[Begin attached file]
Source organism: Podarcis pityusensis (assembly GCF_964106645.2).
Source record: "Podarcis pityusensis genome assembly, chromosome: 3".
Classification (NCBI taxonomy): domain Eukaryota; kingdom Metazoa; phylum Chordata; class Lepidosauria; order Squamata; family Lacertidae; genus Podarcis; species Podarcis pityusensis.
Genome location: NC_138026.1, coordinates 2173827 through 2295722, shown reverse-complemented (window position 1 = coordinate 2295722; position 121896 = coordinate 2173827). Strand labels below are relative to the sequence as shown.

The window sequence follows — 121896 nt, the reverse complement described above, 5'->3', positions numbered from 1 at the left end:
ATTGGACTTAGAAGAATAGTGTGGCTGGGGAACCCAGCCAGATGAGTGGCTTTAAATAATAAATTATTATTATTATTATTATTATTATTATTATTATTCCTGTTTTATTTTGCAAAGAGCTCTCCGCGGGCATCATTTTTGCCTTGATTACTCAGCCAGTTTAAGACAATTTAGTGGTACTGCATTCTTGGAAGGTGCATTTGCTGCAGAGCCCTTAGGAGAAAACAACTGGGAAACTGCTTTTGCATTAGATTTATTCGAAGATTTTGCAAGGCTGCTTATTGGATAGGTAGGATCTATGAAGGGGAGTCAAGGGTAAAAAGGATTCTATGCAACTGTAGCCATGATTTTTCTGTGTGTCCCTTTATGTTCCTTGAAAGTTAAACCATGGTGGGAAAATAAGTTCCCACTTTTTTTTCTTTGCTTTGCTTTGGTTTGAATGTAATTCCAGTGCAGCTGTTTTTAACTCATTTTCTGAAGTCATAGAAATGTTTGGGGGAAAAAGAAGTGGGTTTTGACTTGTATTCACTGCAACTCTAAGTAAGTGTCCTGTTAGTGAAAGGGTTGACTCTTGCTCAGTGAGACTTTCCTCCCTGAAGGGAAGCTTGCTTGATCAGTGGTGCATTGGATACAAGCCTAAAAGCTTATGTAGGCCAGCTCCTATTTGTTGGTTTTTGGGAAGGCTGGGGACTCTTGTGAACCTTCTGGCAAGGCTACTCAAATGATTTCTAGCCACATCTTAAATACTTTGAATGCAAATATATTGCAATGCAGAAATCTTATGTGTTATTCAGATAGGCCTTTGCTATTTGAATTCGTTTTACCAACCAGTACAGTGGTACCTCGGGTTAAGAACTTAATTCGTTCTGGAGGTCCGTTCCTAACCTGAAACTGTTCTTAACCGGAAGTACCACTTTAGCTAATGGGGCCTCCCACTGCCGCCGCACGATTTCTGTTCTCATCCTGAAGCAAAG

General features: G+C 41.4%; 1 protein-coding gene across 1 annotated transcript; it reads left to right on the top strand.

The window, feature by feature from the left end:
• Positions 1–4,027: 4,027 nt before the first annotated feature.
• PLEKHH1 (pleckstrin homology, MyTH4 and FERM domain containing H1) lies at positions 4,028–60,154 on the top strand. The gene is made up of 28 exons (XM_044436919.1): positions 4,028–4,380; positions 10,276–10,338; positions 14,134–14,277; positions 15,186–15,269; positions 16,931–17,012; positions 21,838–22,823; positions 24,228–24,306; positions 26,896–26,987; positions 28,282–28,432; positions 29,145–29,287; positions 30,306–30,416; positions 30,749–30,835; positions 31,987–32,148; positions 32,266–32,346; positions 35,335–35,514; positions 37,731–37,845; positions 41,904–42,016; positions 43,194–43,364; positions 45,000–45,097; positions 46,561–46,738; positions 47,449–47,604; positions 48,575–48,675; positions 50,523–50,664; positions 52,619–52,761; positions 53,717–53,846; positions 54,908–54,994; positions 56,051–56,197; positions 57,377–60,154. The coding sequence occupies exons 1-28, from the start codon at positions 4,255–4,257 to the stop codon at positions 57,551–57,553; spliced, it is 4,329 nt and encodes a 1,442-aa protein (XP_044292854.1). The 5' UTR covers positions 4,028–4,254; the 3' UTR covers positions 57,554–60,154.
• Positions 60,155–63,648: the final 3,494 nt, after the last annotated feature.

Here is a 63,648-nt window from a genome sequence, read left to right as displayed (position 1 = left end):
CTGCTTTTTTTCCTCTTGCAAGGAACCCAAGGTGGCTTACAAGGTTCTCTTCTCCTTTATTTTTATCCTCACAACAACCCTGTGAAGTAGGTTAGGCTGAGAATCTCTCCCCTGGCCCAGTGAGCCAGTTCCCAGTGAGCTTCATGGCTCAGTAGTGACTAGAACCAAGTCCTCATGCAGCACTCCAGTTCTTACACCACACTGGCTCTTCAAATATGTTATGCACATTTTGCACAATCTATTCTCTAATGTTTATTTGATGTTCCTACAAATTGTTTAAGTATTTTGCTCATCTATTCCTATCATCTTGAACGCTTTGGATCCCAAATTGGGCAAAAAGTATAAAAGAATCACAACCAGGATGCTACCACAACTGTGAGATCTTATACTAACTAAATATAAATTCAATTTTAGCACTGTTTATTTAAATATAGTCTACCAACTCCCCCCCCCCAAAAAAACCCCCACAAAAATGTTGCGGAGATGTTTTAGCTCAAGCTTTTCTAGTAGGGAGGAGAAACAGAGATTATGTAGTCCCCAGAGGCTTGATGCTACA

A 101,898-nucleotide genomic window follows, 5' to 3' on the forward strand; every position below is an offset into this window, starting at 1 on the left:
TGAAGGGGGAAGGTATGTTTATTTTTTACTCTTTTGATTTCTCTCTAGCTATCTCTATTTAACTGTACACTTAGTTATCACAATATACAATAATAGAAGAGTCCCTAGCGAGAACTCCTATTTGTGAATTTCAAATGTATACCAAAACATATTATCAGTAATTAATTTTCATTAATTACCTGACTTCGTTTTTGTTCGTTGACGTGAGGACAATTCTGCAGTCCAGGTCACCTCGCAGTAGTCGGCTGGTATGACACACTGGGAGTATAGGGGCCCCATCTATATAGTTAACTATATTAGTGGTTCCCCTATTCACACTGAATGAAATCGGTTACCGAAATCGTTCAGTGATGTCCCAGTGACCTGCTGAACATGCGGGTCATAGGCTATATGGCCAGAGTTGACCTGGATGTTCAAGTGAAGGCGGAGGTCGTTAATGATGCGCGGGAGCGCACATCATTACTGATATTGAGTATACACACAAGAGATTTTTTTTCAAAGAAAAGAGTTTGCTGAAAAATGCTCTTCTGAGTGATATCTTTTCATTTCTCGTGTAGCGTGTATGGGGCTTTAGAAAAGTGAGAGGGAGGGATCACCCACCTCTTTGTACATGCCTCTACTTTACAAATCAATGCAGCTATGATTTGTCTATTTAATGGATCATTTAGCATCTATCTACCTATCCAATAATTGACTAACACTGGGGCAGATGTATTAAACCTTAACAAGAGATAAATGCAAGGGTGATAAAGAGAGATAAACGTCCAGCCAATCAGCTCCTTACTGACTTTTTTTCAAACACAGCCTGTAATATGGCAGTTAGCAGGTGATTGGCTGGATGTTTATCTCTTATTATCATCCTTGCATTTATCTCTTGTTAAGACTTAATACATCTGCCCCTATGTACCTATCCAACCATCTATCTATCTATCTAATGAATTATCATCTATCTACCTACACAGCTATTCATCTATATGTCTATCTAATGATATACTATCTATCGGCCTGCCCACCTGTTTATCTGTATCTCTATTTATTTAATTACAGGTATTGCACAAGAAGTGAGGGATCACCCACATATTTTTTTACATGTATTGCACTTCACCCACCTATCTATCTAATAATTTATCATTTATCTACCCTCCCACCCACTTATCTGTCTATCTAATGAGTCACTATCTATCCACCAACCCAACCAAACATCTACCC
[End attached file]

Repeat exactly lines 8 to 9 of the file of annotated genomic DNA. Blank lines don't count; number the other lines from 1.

The window, feature by feature from the left end:
• Positions 1–4,027: 4,027 nt before the first annotated feature.